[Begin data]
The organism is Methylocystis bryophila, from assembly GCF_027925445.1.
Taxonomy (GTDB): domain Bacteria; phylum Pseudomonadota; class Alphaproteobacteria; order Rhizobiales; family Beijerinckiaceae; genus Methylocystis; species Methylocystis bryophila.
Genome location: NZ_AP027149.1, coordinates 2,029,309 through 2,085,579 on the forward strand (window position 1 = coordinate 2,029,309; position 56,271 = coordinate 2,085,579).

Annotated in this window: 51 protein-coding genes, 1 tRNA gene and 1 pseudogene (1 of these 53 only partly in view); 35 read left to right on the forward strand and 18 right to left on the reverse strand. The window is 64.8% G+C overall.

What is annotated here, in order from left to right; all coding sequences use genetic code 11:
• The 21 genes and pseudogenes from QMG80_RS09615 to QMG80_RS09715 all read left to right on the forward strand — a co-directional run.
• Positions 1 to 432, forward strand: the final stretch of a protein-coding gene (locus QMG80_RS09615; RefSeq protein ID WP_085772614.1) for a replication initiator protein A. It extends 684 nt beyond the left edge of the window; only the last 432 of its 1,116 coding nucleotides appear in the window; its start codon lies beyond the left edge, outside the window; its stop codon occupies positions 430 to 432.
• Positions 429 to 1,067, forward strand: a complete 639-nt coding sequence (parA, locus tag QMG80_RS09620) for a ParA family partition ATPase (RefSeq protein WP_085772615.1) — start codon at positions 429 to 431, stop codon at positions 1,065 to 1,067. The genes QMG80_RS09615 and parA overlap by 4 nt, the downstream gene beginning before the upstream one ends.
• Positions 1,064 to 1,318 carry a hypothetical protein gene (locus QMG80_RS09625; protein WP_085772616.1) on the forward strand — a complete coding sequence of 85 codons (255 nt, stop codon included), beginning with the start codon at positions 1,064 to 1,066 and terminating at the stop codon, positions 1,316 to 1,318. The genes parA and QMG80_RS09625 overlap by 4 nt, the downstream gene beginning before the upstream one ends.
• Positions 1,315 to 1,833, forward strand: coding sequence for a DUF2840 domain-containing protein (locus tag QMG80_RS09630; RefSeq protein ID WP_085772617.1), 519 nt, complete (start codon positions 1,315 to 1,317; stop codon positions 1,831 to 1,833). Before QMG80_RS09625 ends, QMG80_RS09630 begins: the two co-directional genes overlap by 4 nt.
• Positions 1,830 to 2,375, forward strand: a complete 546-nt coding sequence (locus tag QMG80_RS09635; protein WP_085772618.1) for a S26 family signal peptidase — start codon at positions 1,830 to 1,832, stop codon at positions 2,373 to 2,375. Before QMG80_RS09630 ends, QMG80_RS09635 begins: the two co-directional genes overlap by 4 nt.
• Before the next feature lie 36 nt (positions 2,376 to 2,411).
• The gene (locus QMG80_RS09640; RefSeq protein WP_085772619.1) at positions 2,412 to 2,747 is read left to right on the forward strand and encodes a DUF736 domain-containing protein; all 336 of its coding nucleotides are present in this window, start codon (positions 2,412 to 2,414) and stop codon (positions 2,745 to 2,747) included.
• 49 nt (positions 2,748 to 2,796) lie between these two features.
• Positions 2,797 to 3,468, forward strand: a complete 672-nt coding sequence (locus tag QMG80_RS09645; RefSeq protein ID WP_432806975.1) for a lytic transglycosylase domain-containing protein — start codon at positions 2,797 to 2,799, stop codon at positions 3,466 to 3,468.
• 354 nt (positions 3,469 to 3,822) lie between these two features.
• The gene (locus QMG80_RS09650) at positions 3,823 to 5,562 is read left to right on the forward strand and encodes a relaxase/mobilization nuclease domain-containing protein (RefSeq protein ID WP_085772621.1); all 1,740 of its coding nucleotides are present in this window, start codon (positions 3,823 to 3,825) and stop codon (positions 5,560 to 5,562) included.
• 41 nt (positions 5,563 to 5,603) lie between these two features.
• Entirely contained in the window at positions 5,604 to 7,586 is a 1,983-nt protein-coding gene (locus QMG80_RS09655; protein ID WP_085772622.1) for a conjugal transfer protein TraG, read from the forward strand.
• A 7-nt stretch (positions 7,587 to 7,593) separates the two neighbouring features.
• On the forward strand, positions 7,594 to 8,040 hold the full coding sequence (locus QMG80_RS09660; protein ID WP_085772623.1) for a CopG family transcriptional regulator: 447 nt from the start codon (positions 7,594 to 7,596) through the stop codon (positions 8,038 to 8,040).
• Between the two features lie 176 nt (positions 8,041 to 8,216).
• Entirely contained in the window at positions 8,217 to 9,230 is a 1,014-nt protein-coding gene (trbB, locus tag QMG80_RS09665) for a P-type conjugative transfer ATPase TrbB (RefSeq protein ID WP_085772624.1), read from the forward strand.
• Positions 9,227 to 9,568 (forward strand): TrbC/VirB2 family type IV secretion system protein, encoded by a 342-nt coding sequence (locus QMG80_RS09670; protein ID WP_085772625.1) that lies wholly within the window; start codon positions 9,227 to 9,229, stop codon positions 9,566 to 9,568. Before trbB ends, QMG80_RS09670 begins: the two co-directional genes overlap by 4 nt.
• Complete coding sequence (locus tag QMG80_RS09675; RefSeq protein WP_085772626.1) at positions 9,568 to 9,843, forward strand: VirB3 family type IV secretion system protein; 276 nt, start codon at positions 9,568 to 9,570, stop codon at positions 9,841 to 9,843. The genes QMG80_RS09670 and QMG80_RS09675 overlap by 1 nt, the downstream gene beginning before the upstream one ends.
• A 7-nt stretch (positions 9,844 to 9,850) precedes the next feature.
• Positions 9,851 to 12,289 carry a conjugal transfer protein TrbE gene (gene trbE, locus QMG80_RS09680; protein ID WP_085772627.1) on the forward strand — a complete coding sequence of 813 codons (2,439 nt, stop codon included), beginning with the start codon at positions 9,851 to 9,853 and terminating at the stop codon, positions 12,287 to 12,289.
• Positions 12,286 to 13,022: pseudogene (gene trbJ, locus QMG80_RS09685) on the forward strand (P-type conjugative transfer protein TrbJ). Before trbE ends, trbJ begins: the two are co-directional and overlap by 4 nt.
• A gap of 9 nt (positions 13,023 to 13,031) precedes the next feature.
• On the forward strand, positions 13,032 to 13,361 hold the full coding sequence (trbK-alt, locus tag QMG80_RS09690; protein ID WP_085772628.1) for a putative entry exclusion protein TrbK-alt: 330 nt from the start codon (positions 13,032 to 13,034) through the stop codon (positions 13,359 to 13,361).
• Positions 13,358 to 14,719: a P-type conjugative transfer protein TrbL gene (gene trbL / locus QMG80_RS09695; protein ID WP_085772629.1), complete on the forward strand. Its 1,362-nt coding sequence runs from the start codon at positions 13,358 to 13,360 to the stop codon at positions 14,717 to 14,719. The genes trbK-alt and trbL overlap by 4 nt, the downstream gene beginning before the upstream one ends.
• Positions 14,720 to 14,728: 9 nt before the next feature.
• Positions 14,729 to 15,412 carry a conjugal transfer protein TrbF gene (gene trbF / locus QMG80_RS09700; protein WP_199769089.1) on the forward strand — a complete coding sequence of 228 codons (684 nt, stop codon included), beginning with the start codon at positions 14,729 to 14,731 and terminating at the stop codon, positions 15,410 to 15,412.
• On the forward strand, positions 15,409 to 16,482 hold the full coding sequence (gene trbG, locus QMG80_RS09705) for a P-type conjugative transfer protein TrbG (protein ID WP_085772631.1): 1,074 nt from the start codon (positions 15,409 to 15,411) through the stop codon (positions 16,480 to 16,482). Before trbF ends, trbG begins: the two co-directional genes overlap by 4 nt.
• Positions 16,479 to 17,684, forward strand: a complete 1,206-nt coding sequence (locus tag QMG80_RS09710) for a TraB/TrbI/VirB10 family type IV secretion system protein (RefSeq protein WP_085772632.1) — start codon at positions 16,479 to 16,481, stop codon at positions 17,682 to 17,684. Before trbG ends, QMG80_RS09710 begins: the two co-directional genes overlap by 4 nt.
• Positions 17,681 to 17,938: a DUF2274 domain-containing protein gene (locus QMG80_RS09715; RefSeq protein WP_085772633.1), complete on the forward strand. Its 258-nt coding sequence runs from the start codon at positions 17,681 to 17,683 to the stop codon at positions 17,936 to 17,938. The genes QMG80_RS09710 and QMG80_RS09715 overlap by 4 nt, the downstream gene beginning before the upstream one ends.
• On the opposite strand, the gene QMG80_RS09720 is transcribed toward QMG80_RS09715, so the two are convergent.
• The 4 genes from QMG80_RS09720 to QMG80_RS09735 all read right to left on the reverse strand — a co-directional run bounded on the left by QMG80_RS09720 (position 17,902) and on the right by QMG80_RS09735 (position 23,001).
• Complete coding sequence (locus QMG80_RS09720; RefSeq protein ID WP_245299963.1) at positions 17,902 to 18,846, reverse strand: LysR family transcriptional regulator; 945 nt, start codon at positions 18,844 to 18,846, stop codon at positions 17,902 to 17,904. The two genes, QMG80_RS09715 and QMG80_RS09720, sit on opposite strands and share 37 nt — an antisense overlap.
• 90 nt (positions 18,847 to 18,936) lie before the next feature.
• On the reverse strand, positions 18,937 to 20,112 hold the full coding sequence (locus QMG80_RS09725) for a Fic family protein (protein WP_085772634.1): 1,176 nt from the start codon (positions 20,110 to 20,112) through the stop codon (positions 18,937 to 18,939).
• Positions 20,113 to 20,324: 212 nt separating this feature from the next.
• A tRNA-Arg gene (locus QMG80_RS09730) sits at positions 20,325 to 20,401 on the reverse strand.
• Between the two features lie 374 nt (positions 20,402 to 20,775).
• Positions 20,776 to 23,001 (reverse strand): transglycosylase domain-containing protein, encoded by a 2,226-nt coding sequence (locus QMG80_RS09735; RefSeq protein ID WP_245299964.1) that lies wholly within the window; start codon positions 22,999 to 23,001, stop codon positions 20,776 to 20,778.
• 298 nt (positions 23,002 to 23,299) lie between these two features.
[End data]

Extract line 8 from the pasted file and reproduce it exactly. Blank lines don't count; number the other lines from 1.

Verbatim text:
• Positions 429 to 1,067, forward strand: a complete 639-nt coding sequence (parA, locus tag QMG80_RS09620) for a ParA family partition ATPase (RefSeq protein WP_085772615.1) — start codon at positions 429 to 431, stop codon at positions 1,065 to 1,067. The genes QMG80_RS09615 and parA overlap by 4 nt, the downstream gene beginning before the upstream one ends.